Despite urging, county stalls

Published 11:45 pm Monday, March 9, 2009

Covington County commissioners did a lot of talking Monday, but took no action on their top subjects: setting a deadline for implementing the county’s move to the unit system, and stopping the illegal practice of burying dead animals on private property.

Instead, they agreed the weather would dictate how soon the county can move to a unit system, and to research whether they can legally charge residents for burying their dead animals.

In January, the commission voted to move the daily operations of both its current district road departments under the direct supervision of the county engineer — instead of the districts’ elected commissioners. At the time, they agreed the move could be accomplished in three months.

Now commissioners, who approved the change on a 3-2 margin, are going along with county engineer Darren Capps’ plan to delay that change until June.

District 1 commissioner David Ellis, the commission’s strongest proponent of the unit system, proposed an April 1 deadline, but Capps said he didn’t feel it was possible to make the move that quickly.

“We’re halfway into our fiscal year, and if we could get going by April 1, that would give us a good comparison with the second half of the year,” Ellis said.

Currently, the road crew is in the middle of two large paving projects — one in District 1 and another in District 4, which need to be finished before the June equipment sale, Capps said.

“The biggest savings we’re going to see is the reduction in equipment, which will be at the sale in June,” he said. “There are a lot of things that need to come together (before the move). “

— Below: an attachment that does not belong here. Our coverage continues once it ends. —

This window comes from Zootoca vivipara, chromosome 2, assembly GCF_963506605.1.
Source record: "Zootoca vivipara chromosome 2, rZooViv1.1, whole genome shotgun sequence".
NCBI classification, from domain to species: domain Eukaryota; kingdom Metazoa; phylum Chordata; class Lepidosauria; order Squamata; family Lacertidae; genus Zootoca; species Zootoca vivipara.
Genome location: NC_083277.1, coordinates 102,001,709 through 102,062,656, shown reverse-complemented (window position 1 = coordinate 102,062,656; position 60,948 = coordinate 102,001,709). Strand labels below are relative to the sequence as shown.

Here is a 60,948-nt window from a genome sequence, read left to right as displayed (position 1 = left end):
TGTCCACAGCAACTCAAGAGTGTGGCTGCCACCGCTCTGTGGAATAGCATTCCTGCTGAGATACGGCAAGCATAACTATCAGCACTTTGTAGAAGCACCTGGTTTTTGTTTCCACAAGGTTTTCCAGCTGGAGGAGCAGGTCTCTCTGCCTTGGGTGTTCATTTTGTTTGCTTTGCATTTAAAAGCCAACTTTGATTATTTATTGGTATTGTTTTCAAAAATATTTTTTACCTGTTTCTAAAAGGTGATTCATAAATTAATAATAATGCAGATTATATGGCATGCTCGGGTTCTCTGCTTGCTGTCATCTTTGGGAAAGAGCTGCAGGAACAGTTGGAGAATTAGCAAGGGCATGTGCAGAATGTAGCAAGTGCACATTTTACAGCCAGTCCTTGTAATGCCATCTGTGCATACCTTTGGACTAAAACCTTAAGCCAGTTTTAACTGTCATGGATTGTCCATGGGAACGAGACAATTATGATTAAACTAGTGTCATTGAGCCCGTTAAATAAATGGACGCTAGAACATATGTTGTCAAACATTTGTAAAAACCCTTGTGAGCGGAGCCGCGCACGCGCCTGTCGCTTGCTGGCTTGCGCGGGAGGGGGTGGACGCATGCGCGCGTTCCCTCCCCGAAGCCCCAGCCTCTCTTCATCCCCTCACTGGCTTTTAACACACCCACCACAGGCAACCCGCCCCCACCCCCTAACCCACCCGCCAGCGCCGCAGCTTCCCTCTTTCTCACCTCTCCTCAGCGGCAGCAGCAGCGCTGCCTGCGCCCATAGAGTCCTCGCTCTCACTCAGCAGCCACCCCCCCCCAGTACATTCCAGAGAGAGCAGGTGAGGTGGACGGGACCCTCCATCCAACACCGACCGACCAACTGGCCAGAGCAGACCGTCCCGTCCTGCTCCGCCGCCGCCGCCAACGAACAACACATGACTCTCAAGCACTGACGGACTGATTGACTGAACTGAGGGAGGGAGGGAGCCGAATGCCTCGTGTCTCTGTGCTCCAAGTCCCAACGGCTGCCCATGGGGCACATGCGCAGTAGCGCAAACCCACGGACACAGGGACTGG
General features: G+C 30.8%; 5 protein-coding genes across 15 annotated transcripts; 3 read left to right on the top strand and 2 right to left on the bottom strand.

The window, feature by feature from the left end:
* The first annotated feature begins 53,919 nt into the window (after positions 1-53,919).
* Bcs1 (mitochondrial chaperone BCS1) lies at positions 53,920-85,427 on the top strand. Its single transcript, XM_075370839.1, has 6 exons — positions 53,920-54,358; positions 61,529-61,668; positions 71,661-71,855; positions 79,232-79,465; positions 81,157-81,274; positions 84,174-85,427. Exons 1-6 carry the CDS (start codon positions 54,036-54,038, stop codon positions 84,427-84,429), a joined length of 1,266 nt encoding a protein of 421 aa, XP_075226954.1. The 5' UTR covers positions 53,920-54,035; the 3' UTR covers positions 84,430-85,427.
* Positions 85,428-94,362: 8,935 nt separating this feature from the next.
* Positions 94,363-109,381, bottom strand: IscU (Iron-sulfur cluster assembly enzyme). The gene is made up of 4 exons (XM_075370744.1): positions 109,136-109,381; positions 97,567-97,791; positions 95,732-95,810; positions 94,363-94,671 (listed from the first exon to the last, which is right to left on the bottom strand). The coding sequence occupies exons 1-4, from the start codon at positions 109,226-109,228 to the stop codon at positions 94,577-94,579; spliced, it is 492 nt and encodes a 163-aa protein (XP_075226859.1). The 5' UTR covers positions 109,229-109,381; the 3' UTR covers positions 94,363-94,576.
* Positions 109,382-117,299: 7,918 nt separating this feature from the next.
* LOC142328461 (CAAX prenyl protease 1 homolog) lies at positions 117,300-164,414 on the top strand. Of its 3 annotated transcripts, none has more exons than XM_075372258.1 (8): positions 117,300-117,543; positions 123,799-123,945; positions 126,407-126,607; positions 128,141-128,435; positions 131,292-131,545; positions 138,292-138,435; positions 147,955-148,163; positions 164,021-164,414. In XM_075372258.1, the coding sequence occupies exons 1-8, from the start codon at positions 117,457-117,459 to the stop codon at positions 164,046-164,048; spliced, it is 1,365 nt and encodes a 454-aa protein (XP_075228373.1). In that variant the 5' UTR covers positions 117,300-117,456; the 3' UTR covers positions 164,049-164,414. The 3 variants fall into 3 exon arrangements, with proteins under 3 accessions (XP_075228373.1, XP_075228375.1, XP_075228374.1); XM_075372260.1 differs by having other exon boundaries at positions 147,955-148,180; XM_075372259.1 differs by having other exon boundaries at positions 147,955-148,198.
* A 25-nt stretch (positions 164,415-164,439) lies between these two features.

Ellis said he doesn’t want to wait to June, adding that changing to the unit system is as simple as telling employees where to report to work..

“What if we shoot for May 1? I’d hate to see it be slammed in June,” he said, but no other commissioner voiced a similar desire to set a deadline for the move. Instead, Commissioners Carl Turman and Harold Elmore, supported Capps’ plan. Both men voted against moving to the unit system.

Elmore said Capps should “take his time and do things right the first time, ever how long it takes.”

The 90-minute meeting also included a discussion of the county’s practice of burying dead cows on private property.

Commissioners were presented with an Attorney General’s opinion stating it is illegal for the county to bury dead animals on private property. Under the current law, the county can only dispose of dead animals when the health department declares it a public nuisance and when the owner of said animal cannot be determined.

“Which says to me that we shouldn’t be burying dead cows on private property,” said Capps, who gathered the information in response to several questions concerning the county’s practice.

County attorney Julie Moody agreed.

“Of course, in instances of natural disasters, a whole new set of rules applies,” she said. “But under normal circumstances, the animal has to be on the right of way. The county has to use public funds to do public work. It’s the same reason you can’t go and clear an individual’s land.

“It’s the same principle,” she said. “You are providing a service. You’re using equipment the public owns, gas the public bought. You just can’t. It goes back to general principle, and you could be held liable.”

Ellis said he thought his district “probably has more dead cows than most of the county.”

“It seems we do a lot of services in this county that seem illegal, and we need to address them,” he said. “I’ve got 12 to 15 people I do this for, five or six all the time.

“It doesn’t seem fair,” he said. “We can’t clear a fence row or work down someone’s driveway.”

Despite urging by Chairman Lynn Sasser to cease the practice, commissioners agreed to table taking action until they could determine if they could legally charge for the service.

“I just worry about the liability issue of things,” Moody said. “And then there’s the ethics part of it. The five of you have to worry about that, not the landowner. The five of you can be locked up or kicked off the county commission.”

In other business, the commission appointed Linda Sconiers to the Organized Community Action Program Board and voted to solicit bids for the courthouse roof project.

The next commission meeting is March 23 at 9:30 a.m.